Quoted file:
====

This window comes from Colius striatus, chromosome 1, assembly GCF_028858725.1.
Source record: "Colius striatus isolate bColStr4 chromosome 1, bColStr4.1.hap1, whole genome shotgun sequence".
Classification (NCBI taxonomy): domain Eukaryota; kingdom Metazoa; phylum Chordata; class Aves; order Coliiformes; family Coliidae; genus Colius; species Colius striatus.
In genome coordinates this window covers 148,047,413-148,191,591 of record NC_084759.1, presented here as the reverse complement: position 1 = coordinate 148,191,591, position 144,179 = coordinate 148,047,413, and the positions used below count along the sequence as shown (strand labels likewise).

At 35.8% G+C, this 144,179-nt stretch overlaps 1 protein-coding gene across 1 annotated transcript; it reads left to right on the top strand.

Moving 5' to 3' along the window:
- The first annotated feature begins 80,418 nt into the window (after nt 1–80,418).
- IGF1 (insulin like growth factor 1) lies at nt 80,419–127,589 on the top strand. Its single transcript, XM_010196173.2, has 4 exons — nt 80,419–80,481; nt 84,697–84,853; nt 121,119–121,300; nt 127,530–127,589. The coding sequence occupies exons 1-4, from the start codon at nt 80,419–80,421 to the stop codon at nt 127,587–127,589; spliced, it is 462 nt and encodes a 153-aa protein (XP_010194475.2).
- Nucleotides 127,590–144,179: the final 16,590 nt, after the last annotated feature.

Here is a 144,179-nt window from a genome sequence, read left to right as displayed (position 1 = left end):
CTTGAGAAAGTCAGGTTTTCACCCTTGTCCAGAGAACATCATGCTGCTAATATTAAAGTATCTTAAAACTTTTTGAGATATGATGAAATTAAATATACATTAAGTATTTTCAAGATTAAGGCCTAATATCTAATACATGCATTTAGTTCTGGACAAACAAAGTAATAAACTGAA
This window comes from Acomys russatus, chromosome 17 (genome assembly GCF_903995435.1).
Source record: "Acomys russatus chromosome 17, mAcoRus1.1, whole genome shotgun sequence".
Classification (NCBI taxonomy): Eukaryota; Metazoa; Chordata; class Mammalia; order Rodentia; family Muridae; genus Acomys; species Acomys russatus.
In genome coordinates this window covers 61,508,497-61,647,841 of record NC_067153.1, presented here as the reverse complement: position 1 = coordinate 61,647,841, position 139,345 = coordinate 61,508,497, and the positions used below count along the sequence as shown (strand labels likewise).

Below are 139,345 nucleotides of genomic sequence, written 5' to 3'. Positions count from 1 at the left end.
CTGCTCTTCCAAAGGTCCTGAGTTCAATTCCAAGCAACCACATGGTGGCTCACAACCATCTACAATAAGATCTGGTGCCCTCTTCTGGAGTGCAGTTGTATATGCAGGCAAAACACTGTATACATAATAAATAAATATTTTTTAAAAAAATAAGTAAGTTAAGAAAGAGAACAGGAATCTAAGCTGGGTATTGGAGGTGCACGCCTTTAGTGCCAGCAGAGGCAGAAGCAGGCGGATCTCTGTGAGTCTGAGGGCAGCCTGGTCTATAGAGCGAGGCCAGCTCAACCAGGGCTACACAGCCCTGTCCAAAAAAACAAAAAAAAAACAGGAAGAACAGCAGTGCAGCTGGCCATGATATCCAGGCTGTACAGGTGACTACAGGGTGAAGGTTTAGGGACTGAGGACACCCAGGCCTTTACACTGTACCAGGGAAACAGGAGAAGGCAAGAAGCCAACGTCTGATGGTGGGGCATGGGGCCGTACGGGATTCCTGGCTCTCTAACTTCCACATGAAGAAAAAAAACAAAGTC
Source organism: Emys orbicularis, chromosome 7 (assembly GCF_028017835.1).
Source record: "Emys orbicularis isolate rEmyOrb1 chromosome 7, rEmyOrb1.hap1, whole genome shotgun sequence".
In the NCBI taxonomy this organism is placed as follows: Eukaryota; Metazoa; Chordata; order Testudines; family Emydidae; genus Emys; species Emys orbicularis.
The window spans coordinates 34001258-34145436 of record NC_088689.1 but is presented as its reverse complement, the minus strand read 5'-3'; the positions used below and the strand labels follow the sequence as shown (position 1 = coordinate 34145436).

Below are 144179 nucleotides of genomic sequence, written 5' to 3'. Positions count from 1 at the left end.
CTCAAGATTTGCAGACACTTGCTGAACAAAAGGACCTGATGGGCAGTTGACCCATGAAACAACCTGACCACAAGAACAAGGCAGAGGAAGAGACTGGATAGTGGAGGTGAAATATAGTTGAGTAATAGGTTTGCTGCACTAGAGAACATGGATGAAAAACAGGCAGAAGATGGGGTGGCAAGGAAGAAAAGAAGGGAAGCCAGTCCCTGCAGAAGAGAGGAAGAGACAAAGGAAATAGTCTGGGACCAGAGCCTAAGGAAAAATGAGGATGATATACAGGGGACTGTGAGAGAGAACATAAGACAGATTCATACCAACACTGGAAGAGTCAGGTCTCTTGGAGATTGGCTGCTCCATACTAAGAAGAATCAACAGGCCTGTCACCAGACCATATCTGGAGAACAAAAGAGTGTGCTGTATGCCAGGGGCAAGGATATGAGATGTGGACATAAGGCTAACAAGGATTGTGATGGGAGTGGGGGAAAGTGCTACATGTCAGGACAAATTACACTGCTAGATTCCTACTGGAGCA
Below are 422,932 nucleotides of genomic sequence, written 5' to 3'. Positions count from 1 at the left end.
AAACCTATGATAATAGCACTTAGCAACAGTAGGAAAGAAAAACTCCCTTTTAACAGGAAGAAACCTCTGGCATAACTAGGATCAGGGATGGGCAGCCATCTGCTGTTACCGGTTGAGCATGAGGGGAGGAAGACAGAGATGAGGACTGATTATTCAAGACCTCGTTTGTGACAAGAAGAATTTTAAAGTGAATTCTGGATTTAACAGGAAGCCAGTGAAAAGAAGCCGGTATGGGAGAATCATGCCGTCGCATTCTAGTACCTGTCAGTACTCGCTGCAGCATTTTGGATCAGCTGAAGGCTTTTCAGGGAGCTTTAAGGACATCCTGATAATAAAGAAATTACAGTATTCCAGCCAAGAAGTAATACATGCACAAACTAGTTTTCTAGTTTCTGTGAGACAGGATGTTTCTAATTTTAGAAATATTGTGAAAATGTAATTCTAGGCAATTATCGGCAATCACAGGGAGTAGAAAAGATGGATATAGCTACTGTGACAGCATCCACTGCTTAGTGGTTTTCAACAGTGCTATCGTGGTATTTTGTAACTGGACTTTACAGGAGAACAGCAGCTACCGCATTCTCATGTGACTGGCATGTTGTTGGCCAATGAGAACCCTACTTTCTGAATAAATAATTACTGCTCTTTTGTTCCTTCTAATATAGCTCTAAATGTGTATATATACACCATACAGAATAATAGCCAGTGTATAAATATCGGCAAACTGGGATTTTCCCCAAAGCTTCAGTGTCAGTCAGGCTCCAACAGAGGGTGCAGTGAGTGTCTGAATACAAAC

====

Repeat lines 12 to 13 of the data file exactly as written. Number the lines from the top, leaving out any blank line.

This window comes from Acomys russatus, chromosome 17 (genome assembly GCF_903995435.1).
Source record: "Acomys russatus chromosome 17, mAcoRus1.1, whole genome shotgun sequence".